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Towards a third Intifada?

Posted on Posted in Analyses, Middle East

By Athanasios Papadopoulos, Analyst KEDISA


In early July 2023, Israel conducted a significant aerial and ground onslaught into the occupied West Bank city of Jenin, its largest military operation in 20 years. Twelve Palestinians were killed while over 50 were injured in the offensive that began on July 3rd. Drone strikes were launched and a brigade of Israeli troops supported by armored vehicles and snipers entered the city and its refugee camp, encountering Palestinian fire.[1] Since March 2022, Jenin and outlying areas in the north of the Israeli – occupied West Bank have been subjected to increased raids authorized by Israel’s nationalist – religious government in response to a wave of Palestinian street violence. Furthermore, many militants reside in the densely populated urban area of the Jenin refugee camp, and the escalation of violence between Israeli forces and Palestinians is the result of increasingly weak Palestinian political leadership and the steady expansion of Jewish settlements on occupied land under Israel’s most hardline nationalist government ever.[2]

The joint aerial and ground incursion is the first since the 2002 battle of Jenin during the second Intifada. On the one hand, Israel claimed that the attack defended its right to security, in order to defend its people against Hamas, Palestinian Islamic Jihad and other terrorist groups, while the Palestinians spoke of a new war crime against their defenseless people. The raid occurred at a time when Israel was under increasing pressure to respond forcefully to a series of attacks on settlers. Protests and a general strike erupted across the West Bank as a result of the operation. The ghetto – like area has long been regarded as a hub of what Palestinians call armed resistance and Israelis brand terrorism. Armed fighters from militant groups including Hamas, Islamic Jihad and Fatah are based there.[3]

Tensions have been rising in recent months, fueled by a variety of factors. Among them are deadly Israeli military incursions in Palestinian population centers in the West Bank, murders of Israelis by Palestinian individuals, mob rampages by Israeli settlers, incendiary statements by members of Prime Minister Netanyahu’s far – right government and the Knesset, a restless and military mighty Hamas in the Gaza Strip and a Palestinian Authority (PA) that has lost legitimacy in the hearts and minds of many Palestinians as its security apparatus has started to crumble. The year 2022 saw the highest number of Palestinian casualties in the West Bank since the second Intifada and 2023 is on track to be even bloodier.[4] Although turmoil has not reached the levels encountered during the Second Intifada, the current escalation has been abrupt and alarming, with violence centered mostly in the northern West Bank.[5]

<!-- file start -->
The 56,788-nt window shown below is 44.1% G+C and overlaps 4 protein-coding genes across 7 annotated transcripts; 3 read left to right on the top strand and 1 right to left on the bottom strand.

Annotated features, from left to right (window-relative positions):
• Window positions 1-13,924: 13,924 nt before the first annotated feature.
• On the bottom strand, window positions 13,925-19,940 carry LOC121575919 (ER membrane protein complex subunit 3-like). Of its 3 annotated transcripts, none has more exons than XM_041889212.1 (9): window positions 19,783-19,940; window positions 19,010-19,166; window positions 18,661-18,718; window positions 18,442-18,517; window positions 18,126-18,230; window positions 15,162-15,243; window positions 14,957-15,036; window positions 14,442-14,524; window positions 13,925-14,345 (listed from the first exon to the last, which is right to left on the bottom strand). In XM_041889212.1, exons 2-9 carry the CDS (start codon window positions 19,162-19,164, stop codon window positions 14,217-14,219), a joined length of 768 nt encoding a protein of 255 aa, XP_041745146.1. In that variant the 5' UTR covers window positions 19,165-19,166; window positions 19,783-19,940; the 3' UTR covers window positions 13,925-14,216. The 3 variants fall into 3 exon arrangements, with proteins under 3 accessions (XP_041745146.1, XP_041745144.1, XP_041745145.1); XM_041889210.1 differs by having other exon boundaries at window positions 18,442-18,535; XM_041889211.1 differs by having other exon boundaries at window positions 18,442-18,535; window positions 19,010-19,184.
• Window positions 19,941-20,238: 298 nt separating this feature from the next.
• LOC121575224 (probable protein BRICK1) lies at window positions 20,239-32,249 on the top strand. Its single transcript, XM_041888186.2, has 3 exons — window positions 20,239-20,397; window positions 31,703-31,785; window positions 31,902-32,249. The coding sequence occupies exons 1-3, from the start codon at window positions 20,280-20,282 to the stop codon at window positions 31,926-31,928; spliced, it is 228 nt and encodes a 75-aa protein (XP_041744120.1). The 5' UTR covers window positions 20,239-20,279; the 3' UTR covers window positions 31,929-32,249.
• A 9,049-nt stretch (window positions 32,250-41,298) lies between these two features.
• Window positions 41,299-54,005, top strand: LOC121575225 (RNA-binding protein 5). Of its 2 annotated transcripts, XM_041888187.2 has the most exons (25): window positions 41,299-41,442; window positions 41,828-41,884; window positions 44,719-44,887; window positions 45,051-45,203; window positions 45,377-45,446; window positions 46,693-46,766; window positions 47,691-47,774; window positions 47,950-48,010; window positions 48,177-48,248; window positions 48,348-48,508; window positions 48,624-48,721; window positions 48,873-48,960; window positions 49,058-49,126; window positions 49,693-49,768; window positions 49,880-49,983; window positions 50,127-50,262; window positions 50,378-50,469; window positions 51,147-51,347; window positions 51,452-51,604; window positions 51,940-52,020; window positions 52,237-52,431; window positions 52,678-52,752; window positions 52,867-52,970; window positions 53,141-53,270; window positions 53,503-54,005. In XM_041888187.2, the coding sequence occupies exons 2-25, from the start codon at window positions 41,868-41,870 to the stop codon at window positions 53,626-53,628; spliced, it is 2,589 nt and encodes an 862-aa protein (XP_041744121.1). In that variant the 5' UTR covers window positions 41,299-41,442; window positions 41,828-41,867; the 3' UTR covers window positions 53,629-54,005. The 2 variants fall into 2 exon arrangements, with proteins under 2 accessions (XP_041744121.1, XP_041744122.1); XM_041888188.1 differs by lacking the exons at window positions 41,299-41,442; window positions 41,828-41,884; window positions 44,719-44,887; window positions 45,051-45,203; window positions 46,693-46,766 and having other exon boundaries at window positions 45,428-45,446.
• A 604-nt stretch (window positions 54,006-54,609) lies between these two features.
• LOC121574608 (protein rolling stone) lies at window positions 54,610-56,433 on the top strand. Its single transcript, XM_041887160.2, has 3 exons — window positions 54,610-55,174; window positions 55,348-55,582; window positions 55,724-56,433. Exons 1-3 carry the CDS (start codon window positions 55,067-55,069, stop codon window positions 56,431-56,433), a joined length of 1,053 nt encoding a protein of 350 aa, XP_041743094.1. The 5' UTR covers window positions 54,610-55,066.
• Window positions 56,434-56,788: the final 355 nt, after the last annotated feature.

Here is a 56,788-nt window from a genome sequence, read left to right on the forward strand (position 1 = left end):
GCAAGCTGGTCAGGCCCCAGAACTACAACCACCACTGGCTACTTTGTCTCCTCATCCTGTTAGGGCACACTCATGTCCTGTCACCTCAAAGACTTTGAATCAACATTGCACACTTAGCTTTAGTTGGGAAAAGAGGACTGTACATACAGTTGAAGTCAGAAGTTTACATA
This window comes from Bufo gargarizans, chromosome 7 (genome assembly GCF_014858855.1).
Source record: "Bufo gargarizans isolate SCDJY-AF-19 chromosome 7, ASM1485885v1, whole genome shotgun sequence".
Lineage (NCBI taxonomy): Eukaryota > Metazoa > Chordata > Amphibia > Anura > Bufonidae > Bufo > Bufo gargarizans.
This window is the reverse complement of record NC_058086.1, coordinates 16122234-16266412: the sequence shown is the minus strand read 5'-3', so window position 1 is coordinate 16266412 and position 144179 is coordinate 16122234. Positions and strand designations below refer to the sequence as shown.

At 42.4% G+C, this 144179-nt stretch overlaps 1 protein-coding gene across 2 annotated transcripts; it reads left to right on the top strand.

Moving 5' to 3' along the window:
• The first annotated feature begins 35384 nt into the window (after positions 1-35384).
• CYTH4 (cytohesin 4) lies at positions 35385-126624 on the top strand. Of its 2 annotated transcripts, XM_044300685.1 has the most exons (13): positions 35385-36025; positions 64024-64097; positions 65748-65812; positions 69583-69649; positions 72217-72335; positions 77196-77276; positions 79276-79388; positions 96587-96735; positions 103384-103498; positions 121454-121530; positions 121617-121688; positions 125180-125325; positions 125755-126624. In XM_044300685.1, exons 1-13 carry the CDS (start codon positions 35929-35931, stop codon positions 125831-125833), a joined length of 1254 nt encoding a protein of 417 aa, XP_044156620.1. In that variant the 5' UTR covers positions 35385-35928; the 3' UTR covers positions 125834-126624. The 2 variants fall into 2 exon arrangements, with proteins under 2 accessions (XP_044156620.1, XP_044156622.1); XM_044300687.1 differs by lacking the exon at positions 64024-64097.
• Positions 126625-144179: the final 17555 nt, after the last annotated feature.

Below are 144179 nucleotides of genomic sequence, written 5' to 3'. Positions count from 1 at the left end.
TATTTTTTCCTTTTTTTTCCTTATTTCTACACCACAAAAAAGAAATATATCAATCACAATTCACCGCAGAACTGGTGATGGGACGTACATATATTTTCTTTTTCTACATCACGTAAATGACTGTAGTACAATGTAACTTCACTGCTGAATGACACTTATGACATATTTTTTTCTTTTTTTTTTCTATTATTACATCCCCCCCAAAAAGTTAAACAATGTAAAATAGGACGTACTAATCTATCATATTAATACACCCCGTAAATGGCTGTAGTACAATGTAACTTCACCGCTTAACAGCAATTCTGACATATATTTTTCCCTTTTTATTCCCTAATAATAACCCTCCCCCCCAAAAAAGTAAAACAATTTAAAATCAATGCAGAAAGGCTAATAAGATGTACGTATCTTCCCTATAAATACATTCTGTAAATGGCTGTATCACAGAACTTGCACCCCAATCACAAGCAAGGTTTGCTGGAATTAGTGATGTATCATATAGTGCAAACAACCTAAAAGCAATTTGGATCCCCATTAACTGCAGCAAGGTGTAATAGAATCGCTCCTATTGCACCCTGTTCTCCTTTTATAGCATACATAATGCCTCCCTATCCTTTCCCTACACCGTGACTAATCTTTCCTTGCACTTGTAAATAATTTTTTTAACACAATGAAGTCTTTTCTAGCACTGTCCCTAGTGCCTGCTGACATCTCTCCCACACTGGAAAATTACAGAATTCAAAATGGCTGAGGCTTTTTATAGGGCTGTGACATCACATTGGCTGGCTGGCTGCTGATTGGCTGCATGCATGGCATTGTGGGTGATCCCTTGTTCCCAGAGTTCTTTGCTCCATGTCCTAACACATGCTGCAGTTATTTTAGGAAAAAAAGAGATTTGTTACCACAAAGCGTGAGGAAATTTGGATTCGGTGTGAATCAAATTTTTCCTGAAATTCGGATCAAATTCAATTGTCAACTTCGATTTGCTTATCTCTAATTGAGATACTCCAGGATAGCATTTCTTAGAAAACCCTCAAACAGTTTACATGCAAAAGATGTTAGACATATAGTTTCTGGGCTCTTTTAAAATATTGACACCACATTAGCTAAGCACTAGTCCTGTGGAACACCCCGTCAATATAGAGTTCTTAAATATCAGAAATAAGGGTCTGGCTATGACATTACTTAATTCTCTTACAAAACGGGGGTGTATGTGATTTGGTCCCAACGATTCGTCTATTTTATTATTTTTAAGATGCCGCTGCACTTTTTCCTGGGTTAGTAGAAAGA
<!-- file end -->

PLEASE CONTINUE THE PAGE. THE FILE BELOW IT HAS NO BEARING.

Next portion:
In late December 2022, Israel’s most far – right and religious government took power. Netanyahu and his Likud party lead the coalition government, which includes two ultra-Orthodox parties and three far-right groups, among them the Religious Zionism party, an ultranationalist fraction associated with the West Bank settler movement. Netanyahu made a number of compromises to his far-right partners in order to secure a governing majority.[6] Since the beginning of 2023, Israel’s campaign in the West Bank has risen substantially owing mostly to the extreme right – wing government. Raids in Jenin and Nablus in January and February, respectively, spilled over into Jerusalem resulting in Palestinian attacks on Israelis.[7] In response to the increasing violence, the Israel Defense Forces (IDF) have upgraded their tactics, deploying drones, heavy armored vehicles, and attack helicopters.[8]

In the meantime, across the West Bank, young Palestinians have formed new militant groups in the past couple of years. The three primary factors that led to their creation are the PA’s legitimacy issue and its corrupt and authoritarian practices, its perception that it operates as a subcontractor for the Israeli occupation, and direct assistance cuts, particularly from the United States and Saudi Arabia. Another problem is Mahmoud Abbas’ replacement as President of the PA. These organizations are not associated with any of the main parties or movements, such as the PLO or Hamas. They are motivated by a vague but fundamental dissatisfaction with the status quo, ranging from the Palestinians’ own weak leadership to the harshness of Israel’s ever-deepening occupation and a failing economy. They are not outwardly Islamist, and religion has little bearing on the groups’ character in terms of strategy or agenda, which they still mostly lack. Due to capacity constraints and the concern of drawing harsher Israeli retaliation, they mostly focus on small-scale attacks on Israeli military outposts, checkpoints, and settlers. Their acts appear to be extremely performative, a style of showboating that emphasizes moral rather than military victory, as they do not constitute a big security threat to Israel, at least for the time being. These organizations are likewise a response to the national leadership vacuum. Many Palestinians perceive them as a local, true alternative to the distant PA.[9]